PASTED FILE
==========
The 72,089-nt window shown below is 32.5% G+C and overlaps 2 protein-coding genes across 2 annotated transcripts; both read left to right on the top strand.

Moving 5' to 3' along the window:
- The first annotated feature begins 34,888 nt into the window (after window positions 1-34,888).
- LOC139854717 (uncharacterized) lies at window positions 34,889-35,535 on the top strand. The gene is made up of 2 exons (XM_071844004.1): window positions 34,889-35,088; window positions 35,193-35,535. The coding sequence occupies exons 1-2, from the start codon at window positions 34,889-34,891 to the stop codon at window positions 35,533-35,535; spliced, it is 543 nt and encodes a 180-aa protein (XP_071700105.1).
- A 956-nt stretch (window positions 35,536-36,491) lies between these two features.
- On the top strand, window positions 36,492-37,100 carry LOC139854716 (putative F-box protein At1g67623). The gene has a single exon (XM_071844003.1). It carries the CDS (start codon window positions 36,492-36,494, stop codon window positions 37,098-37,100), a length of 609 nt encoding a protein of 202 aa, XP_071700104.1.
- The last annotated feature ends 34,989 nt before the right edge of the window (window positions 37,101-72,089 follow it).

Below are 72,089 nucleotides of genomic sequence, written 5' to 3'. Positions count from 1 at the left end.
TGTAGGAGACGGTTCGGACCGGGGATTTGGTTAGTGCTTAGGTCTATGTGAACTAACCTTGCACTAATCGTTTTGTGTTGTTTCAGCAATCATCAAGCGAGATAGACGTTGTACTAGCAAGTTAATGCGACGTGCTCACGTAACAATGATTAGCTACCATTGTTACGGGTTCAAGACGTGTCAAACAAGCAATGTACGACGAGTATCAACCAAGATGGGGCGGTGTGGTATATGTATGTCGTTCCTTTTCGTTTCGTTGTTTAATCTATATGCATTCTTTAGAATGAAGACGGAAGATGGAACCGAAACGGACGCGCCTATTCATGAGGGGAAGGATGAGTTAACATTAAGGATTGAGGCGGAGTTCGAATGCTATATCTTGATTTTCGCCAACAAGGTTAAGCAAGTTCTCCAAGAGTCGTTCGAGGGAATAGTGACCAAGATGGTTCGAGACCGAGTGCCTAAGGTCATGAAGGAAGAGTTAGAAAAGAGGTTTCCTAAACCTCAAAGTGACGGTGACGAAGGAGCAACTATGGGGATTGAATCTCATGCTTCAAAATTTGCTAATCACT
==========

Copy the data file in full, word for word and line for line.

The 72,089-nt window shown below is 32.5% G+C and overlaps 2 protein-coding genes across 2 annotated transcripts; both read left to right on the top strand.

Moving 5' to 3' along the window:
- The first annotated feature begins 34,888 nt into the window (after window positions 1-34,888).
- LOC139854717 (uncharacterized) lies at window positions 34,889-35,535 on the top strand. The gene is made up of 2 exons (XM_071844004.1): window positions 34,889-35,088; window positions 35,193-35,535. The coding sequence occupies exons 1-2, from the start codon at window positions 34,889-34,891 to the stop codon at window positions 35,533-35,535; spliced, it is 543 nt and encodes a 180-aa protein (XP_071700105.1).
- A 956-nt stretch (window positions 35,536-36,491) lies between these two features.
- On the top strand, window positions 36,492-37,100 carry LOC139854716 (putative F-box protein At1g67623). The gene has a single exon (XM_071844003.1). It carries the CDS (start codon window positions 36,492-36,494, stop codon window positions 37,098-37,100), a length of 609 nt encoding a protein of 202 aa, XP_071700104.1.
- The last annotated feature ends 34,989 nt before the right edge of the window (window positions 37,101-72,089 follow it).

Below are 72,089 nucleotides of genomic sequence, written 5' to 3'. Positions count from 1 at the left end.
TGTAGGAGACGGTTCGGACCGGGGATTTGGTTAGTGCTTAGGTCTATGTGAACTAACCTTGCACTAATCGTTTTGTGTTGTTTCAGCAATCATCAAGCGAGATAGACGTTGTACTAGCAAGTTAATGCGACGTGCTCACGTAACAATGATTAGCTACCATTGTTACGGGTTCAAGACGTGTCAAACAAGCAATGTACGACGAGTATCAACCAAGATGGGGCGGTGTGGTATATGTATGTCGTTCCTTTTCGTTTCGTTGTTTAATCTATATGCATTCTTTAGAATGAAGACGGAAGATGGAACCGAAACGGACGCGCCTATTCATGAGGGGAAGGATGAGTTAACATTAAGGATTGAGGCGGAGTTCGAATGCTATATCTTGATTTTCGCCAACAAGGTTAAGCAAGTTCTCCAAGAGTCGTTCGAGGGAATAGTGACCAAGATGGTTCGAGACCGAGTGCCTAAGGTCATGAAGGAAGAGTTAGAAAAGAGGTTTCCTAAACCTCAAAGTGACGGTGACGAAGGAGCAACTATGGGGATTGAATCTCATGCTTCAAAATTTGCTAATCACT